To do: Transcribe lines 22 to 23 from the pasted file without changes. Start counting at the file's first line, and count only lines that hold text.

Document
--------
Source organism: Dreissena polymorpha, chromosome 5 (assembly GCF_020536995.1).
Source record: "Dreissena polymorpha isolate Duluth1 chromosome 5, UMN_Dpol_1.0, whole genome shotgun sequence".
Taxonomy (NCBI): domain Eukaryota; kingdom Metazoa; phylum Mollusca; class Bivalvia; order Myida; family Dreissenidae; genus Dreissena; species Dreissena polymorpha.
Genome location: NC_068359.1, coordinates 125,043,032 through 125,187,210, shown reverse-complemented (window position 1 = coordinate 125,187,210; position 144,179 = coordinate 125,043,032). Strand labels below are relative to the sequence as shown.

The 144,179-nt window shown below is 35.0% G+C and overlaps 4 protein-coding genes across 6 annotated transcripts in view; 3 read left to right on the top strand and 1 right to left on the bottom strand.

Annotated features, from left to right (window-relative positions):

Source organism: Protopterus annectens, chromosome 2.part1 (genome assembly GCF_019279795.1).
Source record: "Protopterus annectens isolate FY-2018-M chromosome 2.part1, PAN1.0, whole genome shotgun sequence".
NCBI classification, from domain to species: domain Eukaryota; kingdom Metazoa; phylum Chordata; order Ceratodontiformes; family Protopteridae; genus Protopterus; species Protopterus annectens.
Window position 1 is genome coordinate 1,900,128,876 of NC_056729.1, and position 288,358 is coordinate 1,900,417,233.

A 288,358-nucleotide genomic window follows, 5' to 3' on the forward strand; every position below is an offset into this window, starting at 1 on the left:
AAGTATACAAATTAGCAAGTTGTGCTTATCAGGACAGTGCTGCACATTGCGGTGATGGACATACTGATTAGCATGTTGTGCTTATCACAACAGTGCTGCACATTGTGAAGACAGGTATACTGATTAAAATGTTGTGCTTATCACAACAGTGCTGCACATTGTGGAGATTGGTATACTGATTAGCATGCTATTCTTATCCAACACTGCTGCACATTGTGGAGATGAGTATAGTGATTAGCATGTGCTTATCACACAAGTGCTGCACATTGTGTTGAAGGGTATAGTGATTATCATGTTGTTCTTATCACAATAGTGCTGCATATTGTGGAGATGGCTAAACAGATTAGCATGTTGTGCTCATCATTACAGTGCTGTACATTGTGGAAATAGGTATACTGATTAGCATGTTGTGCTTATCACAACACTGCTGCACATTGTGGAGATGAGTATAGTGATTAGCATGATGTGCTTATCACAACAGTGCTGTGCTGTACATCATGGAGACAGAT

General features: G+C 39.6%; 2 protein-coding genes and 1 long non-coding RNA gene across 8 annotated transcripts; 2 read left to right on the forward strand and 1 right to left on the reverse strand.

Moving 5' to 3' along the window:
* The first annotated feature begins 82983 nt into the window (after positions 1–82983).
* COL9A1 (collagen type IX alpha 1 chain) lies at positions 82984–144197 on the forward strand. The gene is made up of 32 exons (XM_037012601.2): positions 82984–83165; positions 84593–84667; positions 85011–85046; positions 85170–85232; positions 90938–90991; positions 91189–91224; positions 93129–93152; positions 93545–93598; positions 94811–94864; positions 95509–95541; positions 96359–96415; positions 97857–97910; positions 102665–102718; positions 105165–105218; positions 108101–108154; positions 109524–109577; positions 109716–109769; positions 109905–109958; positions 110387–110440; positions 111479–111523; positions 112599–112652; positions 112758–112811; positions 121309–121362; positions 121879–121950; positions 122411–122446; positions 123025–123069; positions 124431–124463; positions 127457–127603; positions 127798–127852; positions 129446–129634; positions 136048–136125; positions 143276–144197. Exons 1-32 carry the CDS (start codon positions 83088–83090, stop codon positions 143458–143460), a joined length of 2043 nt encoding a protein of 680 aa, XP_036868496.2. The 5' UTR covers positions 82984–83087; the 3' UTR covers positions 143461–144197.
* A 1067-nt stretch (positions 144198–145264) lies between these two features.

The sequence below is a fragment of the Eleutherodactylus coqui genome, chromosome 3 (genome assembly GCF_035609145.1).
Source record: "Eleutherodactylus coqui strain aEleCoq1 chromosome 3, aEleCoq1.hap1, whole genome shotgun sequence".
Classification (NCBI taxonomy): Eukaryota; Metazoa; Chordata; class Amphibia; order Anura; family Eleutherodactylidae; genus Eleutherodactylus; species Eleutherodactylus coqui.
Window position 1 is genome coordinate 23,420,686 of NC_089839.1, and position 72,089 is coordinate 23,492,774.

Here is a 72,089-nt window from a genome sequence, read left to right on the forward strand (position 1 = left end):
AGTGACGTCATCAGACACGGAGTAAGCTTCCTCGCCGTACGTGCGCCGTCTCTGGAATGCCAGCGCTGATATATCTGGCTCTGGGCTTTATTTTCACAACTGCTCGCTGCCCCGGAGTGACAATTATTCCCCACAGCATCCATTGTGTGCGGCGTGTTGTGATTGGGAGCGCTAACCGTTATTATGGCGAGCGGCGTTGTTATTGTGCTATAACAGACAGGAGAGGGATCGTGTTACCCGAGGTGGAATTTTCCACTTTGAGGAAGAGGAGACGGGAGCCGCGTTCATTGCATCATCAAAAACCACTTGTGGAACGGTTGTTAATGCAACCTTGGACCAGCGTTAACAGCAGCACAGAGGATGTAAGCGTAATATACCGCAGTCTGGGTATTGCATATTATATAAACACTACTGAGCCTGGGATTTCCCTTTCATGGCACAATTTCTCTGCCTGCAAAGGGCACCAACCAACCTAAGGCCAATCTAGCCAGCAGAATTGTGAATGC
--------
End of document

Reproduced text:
Here is a 72,089-nt window from a genome sequence, read left to right on the forward strand (position 1 = left end):
AGTGACGTCATCAGACACGGAGTAAGCTTCCTCGCCGTACGTGCGCCGTCTCTGGAATGCCAGCGCTGATATATCTGGCTCTGGGCTTTATTTTCACAACTGCTCGCTGCCCCGGAGTGACAATTATTCCCCACAGCATCCATTGTGTGCGGCGTGTTGTGATTGGGAGCGCTAACCGTTATTATGGCGAGCGGCGTTGTTATTGTGCTATAACAGACAGGAGAGGGATCGTGTTACCCGAGGTGGAATTTTCCACTTTGAGGAAGAGGAGACGGGAGCCGCGTTCATTGCATCATCAAAAACCACTTGTGGAACGGTTGTTAATGCAACCTTGGACCAGCGTTAACAGCAGCACAGAGGATGTAAGCGTAATATACCGCAGTCTGGGTATTGCATATTATATAAACACTACTGAGCCTGGGATTTCCCTTTCATGGCACAATTTCTCTGCCTGCAAAGGGCACCAACCAACCTAAGGCCAATCTAGCCAGCAGAATTGTGAATGC